• the number of workers in the workplace;
  • a written statement giving details of the sexual harassment including date, time and place;
  • why you think federal anti-discrimination laws are applicable to your sexual harassment;
  • your signature.

The EEOC will determine if the information provided matches its criteria for sexual harassment. The agent will then send a copy of the charges directly to your employer within 10 days of receiving your complaint and will assign an investigator to the case.

If the EEOC believes you may have a case, it should issue a Cause Determination. This does not mean a claim has been won, but it is useful evidence for a lawsuit.

Your employer may see this as a reason to reach a settlement. Also, if the EEOC issues a Cause Determination, it will try to organize mediation between the employer and employee to reach a settlement. If mediation fails, the EEOC will issue a ‘right to sue’ letter. Sometimes, the EEOC may file a lawsuit on the employee's behalf, but this is a rare occurrence.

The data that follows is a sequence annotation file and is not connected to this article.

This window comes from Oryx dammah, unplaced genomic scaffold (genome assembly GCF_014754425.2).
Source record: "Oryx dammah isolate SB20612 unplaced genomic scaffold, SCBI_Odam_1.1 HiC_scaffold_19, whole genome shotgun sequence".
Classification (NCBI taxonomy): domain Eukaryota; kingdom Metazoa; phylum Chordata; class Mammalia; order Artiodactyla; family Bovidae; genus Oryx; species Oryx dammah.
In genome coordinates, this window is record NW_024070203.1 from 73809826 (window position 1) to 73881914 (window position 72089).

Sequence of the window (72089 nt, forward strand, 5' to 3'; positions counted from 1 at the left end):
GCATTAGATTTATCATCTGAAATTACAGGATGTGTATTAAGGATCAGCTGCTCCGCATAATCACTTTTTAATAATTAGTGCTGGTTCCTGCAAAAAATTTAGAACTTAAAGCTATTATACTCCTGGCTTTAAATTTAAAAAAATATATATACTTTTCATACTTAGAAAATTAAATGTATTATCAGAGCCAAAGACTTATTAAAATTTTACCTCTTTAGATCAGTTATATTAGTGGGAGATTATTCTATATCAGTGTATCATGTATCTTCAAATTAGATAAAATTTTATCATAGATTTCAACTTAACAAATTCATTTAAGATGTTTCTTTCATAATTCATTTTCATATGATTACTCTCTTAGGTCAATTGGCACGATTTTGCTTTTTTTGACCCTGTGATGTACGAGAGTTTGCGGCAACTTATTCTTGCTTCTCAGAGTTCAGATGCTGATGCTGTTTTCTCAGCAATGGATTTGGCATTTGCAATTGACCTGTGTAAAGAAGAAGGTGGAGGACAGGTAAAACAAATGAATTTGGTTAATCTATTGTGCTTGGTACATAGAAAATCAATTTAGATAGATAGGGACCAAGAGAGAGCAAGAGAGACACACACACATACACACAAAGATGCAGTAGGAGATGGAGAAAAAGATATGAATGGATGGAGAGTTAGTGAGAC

How to File Your Sexual Harassment Lawsuit

After receiving the right to sue letter from the EEOC you should contact an employment lawyer who will help you file the lawsuit. You are given 90 days to do so from the day you receive the letter.

Before pursuing the lawsuit, your lawyer may compile a demand letter to try to resolve the sexual harassment without filing a lawsuit and going to court.

Your lawyer will want all the evidence to prove the sexual harassment took place including the following: